Learning & Development Asia 2024
Why Malaysia dropped 7 places in 2024 world competitiveness ranking: MITI comments

Why Malaysia dropped 7 places in 2024 world competitiveness ranking: MITI comments

Among the factors behind the decline in performance was uncertainty faced in the stability of the country's currency exchange rate.

Following recent news that Malaysia's place has dropped in the annual World Competitiveness Ranking (WCR)Minister of Investment, Trade and Industry YB Senator Tengku Datuk Seri Utama Zafrul Aziz has affirmed that this is no reason to "panic" — noting such measuring sticks may be used as indicators to further improve national performance.

Commenting on the rankings, Minister Zafrul stressed that it is important to remember that the WCR ranking for 2024 is mostly based on 2023 data: "So, the ranking in WCR 2024 reflects Malaysia's performance in 2023 compared to 2022."

That being said, he pointed out that some of the areas studied have still improved over the year.

Among the factors behind the decline in the country's performance in the WCR 2024 are:

  • Uncertainty in the stability of currency exchange rate
  • Decrease in export of high-tech products
  • Increase in government subsidies

Uncertainty in currency exchange rate stability

In terms of exchange rate stability, Malaysia ranked in the 30th place in the WCR 2024, compared to second place the previous year, directly affecting 25% of the overall score.

However, Minister Zafrul assured: "Stable economic growth, continuing declining unemployment rate, as well as controlled inflation will improve Malaysia's position in the future."

Decrease in export of high-tech products

While the declining global demand and rising global competition also affect other countries, Minister Zafrul affirmed that this year's new investments will begin to have an impact in 12 months' time.

"[The] projected increase in annual global semiconductor sales of 16% in 2024 and 12.5% in 2025 will benefit Malaysia as the world's sixth largest semi-conductor exporter."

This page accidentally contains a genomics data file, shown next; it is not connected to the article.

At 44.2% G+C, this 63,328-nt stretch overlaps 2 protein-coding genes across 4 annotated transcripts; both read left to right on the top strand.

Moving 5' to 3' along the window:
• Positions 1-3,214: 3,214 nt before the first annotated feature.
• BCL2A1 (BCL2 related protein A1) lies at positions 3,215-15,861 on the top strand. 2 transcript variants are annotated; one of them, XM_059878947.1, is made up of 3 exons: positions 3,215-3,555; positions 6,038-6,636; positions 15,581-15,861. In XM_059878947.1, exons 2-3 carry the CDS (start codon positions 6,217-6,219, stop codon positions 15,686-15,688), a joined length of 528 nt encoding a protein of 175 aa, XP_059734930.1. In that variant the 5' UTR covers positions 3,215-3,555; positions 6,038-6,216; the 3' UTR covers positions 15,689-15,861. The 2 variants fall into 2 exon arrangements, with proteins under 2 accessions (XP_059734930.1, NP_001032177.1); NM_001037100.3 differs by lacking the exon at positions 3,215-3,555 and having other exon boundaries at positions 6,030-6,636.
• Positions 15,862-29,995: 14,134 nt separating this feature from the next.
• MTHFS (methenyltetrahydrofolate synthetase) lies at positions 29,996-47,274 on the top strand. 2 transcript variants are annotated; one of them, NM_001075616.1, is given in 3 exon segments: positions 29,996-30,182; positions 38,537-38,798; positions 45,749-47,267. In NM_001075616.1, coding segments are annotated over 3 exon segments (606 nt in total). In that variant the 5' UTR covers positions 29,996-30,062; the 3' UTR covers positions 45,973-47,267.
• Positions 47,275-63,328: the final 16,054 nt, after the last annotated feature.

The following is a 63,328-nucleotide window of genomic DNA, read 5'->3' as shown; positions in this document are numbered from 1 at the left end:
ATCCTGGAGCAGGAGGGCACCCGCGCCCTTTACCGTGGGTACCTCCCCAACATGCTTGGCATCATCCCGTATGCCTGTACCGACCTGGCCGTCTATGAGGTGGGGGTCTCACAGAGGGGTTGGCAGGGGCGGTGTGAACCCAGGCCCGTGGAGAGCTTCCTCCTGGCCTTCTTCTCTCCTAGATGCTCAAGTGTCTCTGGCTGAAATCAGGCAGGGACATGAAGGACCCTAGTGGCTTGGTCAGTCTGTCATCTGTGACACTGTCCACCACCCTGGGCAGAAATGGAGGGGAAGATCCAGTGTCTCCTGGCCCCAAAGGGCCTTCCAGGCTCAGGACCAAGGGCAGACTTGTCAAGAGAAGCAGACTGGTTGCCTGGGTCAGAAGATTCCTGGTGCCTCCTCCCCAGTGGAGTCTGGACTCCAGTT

Increase in Government subsidies

The Malaysia Government had budgeted RM64bn in terms of subsidies for the year 2023, although the actual expenditure totalled RM81bn — 26% higher than the budgeted amount. According to Minister Zafrul, among the reasons is the sudden increase in fuel in lieu of the Ukraine-Russia conflict.

However, with Malaysia's targeted subsidy approach, those in need continue to receive helped: "But at the same time, we can reduce the risk of a spike in Government spending."

Savings from these measures can also be channeled to other social programmes to support the Malaysian economy, states the Minister.

Moving forward

As part of efforts to increase Malaysia's competitiveness, Minister Zafrul asserts that best practices from the 12 most competitive economies will be used as benchmarks for improvement measures.

Malaysian Productivity Corporation (MPC), agencies under MITI will cooperate and engage all relevant ministries and Government agencies to carry out an integrated analysis to identify the main causes of the decline in Malaysia's ranking and will draft recommendations for the appropriate increase of national competitiveness.


Lead image / Minister of Investment, Trade and Industry YB Senator Tengku Datuk Seri Utama Zafrul Aziz

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